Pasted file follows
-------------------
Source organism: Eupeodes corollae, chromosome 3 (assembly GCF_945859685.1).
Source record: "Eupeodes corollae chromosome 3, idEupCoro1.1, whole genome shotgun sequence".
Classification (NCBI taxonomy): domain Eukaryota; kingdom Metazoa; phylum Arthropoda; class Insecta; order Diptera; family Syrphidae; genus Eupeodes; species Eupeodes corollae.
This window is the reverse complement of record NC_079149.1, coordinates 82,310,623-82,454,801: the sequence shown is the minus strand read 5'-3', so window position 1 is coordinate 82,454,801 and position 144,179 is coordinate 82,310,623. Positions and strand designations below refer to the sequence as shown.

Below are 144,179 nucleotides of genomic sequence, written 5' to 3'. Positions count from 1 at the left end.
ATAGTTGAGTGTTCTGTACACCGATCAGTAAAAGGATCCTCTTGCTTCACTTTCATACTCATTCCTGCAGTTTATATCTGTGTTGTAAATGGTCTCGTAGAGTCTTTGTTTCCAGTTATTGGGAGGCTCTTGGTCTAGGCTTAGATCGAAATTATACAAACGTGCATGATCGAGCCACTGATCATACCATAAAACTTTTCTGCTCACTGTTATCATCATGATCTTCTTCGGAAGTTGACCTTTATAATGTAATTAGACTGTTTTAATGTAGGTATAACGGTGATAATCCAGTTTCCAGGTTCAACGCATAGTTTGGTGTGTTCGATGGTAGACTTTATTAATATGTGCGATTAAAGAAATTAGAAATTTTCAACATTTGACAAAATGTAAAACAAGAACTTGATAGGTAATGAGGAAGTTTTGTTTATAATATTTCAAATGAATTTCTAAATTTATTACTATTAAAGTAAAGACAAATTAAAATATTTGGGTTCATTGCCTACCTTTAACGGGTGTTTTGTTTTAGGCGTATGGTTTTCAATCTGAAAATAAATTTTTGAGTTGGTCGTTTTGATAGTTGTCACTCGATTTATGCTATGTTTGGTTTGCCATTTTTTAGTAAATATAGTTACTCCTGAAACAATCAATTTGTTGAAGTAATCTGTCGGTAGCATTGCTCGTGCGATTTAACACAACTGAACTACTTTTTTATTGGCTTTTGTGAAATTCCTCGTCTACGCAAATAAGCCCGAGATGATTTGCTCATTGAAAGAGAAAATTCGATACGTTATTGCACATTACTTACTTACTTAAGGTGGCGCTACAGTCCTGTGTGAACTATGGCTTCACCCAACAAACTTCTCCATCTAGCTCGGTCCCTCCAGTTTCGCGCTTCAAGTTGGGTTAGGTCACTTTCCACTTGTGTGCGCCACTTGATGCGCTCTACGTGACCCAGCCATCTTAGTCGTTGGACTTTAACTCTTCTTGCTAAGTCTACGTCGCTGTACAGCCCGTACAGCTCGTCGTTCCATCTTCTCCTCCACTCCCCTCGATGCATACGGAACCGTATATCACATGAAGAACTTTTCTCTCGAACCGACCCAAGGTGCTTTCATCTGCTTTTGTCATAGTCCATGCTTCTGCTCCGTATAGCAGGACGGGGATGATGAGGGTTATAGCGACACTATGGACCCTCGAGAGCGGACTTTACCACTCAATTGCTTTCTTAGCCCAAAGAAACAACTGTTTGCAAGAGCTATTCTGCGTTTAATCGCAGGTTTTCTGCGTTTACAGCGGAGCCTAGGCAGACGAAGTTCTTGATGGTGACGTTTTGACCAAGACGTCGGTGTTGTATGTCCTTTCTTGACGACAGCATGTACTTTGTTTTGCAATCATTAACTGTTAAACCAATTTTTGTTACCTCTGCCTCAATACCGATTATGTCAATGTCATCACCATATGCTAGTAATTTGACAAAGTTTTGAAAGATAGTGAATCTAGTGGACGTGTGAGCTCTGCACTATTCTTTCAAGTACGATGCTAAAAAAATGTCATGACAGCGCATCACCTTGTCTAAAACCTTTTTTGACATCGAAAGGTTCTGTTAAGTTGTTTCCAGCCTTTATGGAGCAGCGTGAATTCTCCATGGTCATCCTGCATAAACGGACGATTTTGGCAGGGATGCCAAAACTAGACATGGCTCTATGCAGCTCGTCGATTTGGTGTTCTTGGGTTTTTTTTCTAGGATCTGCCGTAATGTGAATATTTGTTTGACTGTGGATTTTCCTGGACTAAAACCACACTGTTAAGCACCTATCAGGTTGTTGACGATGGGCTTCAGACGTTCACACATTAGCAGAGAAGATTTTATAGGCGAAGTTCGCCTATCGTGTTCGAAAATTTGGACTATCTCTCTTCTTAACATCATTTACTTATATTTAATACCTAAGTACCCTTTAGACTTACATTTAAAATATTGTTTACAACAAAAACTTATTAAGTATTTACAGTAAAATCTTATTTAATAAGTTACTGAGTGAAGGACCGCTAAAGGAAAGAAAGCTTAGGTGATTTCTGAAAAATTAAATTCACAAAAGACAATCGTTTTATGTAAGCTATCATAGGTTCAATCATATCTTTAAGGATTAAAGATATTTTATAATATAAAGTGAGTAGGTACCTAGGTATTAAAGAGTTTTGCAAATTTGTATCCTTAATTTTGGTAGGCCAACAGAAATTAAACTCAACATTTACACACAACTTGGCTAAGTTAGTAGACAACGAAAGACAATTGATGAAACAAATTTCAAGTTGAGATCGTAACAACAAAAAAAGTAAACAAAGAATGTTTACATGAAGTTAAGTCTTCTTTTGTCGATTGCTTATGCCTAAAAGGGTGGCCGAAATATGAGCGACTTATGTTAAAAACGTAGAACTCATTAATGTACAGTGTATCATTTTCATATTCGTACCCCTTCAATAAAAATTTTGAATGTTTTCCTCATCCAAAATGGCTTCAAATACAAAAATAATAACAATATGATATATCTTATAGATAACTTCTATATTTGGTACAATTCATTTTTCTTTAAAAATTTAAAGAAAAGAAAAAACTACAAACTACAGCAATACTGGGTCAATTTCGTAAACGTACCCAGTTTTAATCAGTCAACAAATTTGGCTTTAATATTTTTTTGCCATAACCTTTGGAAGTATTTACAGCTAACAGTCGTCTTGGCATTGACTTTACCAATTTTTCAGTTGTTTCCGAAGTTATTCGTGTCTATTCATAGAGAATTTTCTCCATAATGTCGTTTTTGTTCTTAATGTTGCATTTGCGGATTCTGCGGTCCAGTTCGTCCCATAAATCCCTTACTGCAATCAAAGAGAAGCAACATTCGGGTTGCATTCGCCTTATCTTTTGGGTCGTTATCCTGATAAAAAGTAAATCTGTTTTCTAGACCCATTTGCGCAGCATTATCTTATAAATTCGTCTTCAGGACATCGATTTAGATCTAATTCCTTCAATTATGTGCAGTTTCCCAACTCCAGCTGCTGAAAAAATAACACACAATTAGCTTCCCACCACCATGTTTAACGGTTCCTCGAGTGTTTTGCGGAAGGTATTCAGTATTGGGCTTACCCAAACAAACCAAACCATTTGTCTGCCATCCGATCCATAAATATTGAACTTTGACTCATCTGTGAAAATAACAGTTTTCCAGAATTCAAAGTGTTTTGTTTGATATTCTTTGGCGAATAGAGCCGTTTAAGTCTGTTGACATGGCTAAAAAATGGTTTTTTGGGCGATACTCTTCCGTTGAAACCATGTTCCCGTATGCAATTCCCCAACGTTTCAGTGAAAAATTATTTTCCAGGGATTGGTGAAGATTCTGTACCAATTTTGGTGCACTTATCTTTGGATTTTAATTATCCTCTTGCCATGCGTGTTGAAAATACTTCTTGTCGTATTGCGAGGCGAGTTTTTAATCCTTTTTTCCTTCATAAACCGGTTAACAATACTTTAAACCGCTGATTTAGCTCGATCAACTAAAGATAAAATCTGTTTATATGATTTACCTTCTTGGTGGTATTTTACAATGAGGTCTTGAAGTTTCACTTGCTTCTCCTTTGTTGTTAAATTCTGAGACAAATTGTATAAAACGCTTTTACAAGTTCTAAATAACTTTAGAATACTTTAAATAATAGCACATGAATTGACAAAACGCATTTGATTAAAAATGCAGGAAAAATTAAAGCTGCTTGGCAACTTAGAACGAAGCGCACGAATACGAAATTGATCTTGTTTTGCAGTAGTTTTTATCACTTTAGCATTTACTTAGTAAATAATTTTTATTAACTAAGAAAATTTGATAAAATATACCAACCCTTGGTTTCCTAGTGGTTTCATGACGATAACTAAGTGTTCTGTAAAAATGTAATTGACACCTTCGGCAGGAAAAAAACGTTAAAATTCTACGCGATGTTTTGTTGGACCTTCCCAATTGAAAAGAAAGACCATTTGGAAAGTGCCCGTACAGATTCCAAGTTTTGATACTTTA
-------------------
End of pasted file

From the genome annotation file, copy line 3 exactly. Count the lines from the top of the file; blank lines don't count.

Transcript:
Classification (NCBI taxonomy): domain Eukaryota; kingdom Metazoa; phylum Arthropoda; class Insecta; order Diptera; family Syrphidae; genus Eupeodes; species Eupeodes corollae.